Oligoarray CGH was performed for both affected offspring and the mother.
Whole genome oligoarray CGH was performed. Results of hybridization for both offspring and mother showed a gain of 436 Kb on Xq22.2 from nucleotide 102,731,413 to nucleotide 103,167,741 (Figure 3).
This region includes these 4 OMIM genes: Transcription elongation factor a-like 1: TCEAL1 (), not associated with any disease. Mortality factor 4-like protein 2: MORF4L2 (), not associated with any disease. Proteolipid protein 1: PLP1 (). Ras-associated protein 9B: RAB9B (), not associated with any disease.
According to the classification used by Renier et al., 1981 (the classic type, the conatal type, and the transitional form), our patient has the classic PMD. The phenotypic findings of this type include nystagmus, ataxia, microcephaly, and abnormal somatic development with onset at infancy. All features were present in both affected males in our pedigree.
The clinical features seen in most patients diagnosed with PMD, based on different articles, are developmental delay, microcephaly, hearing impairment, rotary head movements, ataxia, spasticity, psychomotor delay, scanning speech, and dysmyelination of the brain [5, 7, 12]. Our patients have developmental delay, microcephaly, spasticity, psychomotor delay, and dysmyelination of the brain.
All these findings are rather common manifestations in many syndromic and nonsyndromic types of intellectual delay and therefore extremely insubstantial for reaching a clinical diagnosis.
For example, Alexander disease is a rare neurological disease with defect in myelination and it is known by seizure, developmental delay, intellectual disability, and spasticity, similar to PMD; however it has megalencephaly which is absent in PMD. Alexander disease is inherited in autosomal dominant fashion  which is not compatible with our family tree.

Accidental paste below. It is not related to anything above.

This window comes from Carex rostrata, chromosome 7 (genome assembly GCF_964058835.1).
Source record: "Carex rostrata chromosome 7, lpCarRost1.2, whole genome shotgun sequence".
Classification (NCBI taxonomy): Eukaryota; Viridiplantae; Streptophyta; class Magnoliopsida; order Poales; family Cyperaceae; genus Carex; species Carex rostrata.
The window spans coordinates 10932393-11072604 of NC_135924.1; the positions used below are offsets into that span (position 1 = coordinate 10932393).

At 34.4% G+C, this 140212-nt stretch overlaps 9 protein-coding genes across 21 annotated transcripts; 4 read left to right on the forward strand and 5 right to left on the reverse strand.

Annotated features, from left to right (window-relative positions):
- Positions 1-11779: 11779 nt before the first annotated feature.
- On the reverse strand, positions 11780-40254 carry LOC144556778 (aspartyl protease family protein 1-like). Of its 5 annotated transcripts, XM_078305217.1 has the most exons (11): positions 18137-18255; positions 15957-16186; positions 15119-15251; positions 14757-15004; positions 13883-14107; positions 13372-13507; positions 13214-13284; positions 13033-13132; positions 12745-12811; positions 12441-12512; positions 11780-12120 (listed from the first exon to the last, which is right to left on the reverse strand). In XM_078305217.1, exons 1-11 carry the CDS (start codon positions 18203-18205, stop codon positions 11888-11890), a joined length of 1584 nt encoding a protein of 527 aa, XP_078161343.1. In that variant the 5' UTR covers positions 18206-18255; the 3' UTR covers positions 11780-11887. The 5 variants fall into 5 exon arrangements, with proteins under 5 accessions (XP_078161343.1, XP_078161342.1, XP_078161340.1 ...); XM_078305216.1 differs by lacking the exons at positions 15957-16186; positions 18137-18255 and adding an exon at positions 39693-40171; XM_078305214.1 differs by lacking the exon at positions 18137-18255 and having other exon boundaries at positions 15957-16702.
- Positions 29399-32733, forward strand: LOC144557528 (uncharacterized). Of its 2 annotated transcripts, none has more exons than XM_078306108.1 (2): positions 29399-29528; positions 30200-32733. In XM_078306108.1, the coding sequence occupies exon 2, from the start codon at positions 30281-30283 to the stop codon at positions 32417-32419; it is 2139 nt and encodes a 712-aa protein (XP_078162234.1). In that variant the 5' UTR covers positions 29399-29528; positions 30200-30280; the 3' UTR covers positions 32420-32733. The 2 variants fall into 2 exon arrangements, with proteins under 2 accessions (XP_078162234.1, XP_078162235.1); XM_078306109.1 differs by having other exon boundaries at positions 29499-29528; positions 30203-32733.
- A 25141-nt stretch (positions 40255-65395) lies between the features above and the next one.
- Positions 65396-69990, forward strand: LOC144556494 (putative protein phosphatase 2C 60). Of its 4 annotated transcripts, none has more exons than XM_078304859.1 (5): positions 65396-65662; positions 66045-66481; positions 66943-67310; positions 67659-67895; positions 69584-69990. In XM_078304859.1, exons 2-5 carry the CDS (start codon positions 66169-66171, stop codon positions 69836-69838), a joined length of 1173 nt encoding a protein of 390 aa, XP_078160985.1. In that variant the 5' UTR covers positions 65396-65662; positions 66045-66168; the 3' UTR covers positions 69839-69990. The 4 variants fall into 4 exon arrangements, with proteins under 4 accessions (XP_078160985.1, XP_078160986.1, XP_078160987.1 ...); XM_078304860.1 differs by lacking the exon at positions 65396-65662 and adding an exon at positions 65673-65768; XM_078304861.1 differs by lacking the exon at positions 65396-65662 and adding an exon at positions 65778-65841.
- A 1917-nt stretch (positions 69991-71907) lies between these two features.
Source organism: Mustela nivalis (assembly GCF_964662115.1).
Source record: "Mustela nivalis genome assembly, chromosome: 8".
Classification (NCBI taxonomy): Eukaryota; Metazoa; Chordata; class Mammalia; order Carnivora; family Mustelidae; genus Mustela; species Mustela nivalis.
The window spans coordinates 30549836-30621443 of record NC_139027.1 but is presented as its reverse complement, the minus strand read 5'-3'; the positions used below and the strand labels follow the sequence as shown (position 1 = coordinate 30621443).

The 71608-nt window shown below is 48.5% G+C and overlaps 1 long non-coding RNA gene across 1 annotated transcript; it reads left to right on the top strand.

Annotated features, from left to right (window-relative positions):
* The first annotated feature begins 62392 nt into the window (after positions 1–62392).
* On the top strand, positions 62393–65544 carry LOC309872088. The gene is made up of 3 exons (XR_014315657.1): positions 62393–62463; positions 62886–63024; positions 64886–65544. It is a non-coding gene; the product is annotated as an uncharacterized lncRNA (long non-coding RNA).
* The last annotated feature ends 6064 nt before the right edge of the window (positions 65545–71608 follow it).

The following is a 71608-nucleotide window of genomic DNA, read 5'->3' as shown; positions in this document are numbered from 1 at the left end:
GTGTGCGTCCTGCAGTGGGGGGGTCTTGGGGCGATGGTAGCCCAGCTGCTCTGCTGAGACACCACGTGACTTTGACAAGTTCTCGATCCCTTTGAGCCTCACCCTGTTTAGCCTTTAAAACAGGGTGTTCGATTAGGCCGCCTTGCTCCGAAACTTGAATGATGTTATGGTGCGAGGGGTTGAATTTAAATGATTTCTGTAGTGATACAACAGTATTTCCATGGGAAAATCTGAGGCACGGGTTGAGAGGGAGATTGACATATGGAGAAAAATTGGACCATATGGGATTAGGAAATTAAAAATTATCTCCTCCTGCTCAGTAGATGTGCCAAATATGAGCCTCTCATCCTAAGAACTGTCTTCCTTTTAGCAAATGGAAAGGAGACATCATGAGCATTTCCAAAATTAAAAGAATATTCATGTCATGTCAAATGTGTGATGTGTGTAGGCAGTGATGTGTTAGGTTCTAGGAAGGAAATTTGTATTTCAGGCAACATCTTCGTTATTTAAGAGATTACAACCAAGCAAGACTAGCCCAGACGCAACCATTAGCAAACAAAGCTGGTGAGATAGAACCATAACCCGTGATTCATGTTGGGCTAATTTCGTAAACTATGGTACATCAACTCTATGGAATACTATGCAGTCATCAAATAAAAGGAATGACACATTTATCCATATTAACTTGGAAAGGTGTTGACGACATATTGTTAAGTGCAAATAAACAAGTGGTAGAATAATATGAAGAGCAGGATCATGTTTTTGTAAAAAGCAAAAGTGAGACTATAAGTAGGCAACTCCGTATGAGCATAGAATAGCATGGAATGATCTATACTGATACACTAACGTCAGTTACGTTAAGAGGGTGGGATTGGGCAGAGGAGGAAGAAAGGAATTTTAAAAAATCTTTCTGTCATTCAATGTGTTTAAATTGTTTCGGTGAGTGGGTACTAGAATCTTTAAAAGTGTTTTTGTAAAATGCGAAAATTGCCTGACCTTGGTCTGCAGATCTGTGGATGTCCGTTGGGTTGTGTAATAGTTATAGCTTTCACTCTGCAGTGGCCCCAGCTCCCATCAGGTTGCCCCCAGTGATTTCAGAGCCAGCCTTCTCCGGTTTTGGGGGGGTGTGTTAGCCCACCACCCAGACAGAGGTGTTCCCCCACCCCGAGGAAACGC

Leukoencephalopathy with vanishing white matter can be considered in the differential diagnosis of PMD. It is an autosomal recessive disease with neurological features such as spasticity, developmental delay, microcephaly, seizure, and optic atrophy. All features are similar to this PMD except optic atrophy and MRI findings .
MRI findings with advanced disease reveal a diffuse cerebral hemispheric leukoencephalopathy in which increasing areas of the abnormal white matter have a signal intensity close to that of CSF on all pulse sequence while in PMD we have hypomyelination. Arts syndrome is another disease characterized with developmental delay, intellectual impairment, nystagmus, quadriplegia, and seizure with X-linked inheritance pattern; however it is an enzymopathy, which causes hypotonia and sensorineural deafness, which are absent in PMD .
Another differential diagnosis for PMD is adrenoleukodystrophy. It is a progressive neurodegenerative disorder with X-linked inheritance. It is known by developmental delay, seizure, and spasticity as seen in PMD, but in adrenoleukodystrophy adrenal glands are affected and patients have adrenal insufficiency .
We used the approach recommended by The International Standards for Cytogenomics Array Consortium of the use of chromosomal microarray analysis as a first-tier testing for diagnosis of intellectual/developmental delay. The PLP duplication was detected in the proband by whole genome array. Familial study including microarray analysis of affected brother and mother and the presence of the same genomic imbalance in both substantiated the diagnosis and the role of the duplication in the etiology of the phenotype. Phenotype-to-genotype correlation was indicated.
Considering the affected siblings and uncle, it was apparent that we have a familial form of PMD where the carrier female mother is unaffected. Carrier females with duplication in PLP gene are usually asymptomatic . Both affected offspring had similar features and showed the phenotypic manifestations of the disease; however, the MRI when first seen by radiologist did not report any leukodystrophy.
Consultation with specialists in white matter and hypomyelination disorders confirmed the presence of hypomyelination and leukodystrophy which was expected in a classical PMD. We believe that this case emphasizes the importance of a systematic genotype-to-phenotype approach in clinical diagnosis of genetic disorders without very specific distinguishing phenotypic manifestations.
PMD is a rare neurological disorder with no specific and pathognomonic clinical feature and is mostly diagnosed by high T2 signal intensity throughout the brain in MRI. This case was referred to as unknown case of mental retardation; however the exact etiology was established after precise genetic tests.